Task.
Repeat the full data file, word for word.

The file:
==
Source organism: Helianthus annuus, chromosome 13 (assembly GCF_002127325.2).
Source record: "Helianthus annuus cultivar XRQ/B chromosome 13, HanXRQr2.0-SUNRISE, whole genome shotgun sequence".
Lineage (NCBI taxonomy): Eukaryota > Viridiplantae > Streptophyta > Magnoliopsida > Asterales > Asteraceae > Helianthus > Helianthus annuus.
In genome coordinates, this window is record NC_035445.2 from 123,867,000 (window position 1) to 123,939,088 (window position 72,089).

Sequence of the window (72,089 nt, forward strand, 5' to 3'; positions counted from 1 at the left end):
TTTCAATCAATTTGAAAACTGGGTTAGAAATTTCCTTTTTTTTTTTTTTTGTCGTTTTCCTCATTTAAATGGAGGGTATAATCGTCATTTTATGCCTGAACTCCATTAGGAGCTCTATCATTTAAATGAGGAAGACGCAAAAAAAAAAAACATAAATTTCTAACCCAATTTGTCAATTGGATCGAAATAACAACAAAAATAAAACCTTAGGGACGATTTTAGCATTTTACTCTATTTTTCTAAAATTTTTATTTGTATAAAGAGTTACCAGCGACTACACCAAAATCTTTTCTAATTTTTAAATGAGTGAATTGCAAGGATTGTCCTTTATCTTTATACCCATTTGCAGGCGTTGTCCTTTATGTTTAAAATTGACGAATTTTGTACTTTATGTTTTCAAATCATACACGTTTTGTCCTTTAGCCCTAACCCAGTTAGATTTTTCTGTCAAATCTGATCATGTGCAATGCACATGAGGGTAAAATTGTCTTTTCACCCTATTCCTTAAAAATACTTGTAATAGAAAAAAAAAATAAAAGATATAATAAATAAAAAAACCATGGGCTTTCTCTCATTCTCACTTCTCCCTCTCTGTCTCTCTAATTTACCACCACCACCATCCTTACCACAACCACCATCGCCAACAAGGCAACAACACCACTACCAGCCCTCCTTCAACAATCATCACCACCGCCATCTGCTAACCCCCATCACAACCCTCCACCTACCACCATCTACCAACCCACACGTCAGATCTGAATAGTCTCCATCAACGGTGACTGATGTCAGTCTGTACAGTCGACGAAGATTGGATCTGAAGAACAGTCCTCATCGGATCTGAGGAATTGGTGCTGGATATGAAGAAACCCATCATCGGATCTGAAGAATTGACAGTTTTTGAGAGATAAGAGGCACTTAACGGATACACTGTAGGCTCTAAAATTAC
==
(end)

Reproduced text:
Source organism: Helianthus annuus, chromosome 13 (assembly GCF_002127325.2).
Source record: "Helianthus annuus cultivar XRQ/B chromosome 13, HanXRQr2.0-SUNRISE, whole genome shotgun sequence".
Lineage (NCBI taxonomy): Eukaryota > Viridiplantae > Streptophyta > Magnoliopsida > Asterales > Asteraceae > Helianthus > Helianthus annuus.
In genome coordinates, this window is record NC_035445.2 from 123,867,000 (window position 1) to 123,939,088 (window position 72,089).

Sequence of the window (72,089 nt, forward strand, 5' to 3'; positions counted from 1 at the left end):
TTTCAATCAATTTGAAAACTGGGTTAGAAATTTCCTTTTTTTTTTTTTTTGTCGTTTTCCTCATTTAAATGGAGGGTATAATCGTCATTTTATGCCTGAACTCCATTAGGAGCTCTATCATTTAAATGAGGAAGACGCAAAAAAAAAAAACATAAATTTCTAACCCAATTTGTCAATTGGATCGAAATAACAACAAAAATAAAACCTTAGGGACGATTTTAGCATTTTACTCTATTTTTCTAAAATTTTTATTTGTATAAAGAGTTACCAGCGACTACACCAAAATCTTTTCTAATTTTTAAATGAGTGAATTGCAAGGATTGTCCTTTATCTTTATACCCATTTGCAGGCGTTGTCCTTTATGTTTAAAATTGACGAATTTTGTACTTTATGTTTTCAAATCATACACGTTTTGTCCTTTAGCCCTAACCCAGTTAGATTTTTCTGTCAAATCTGATCATGTGCAATGCACATGAGGGTAAAATTGTCTTTTCACCCTATTCCTTAAAAATACTTGTAATAGAAAAAAAAAATAAAAGATATAATAAATAAAAAAACCATGGGCTTTCTCTCATTCTCACTTCTCCCTCTCTGTCTCTCTAATTTACCACCACCACCATCCTTACCACAACCACCATCGCCAACAAGGCAACAACACCACTACCAGCCCTCCTTCAACAATCATCACCACCGCCATCTGCTAACCCCCATCACAACCCTCCACCTACCACCATCTACCAACCCACACGTCAGATCTGAATAGTCTCCATCAACGGTGACTGATGTCAGTCTGTACAGTCGACGAAGATTGGATCTGAAGAACAGTCCTCATCGGATCTGAGGAATTGGTGCTGGATATGAAGAAACCCATCATCGGATCTGAAGAATTGACAGTTTTTGAGAGATAAGAGGCACTTAACGGATACACTGTAGGCTCTAAAATTAC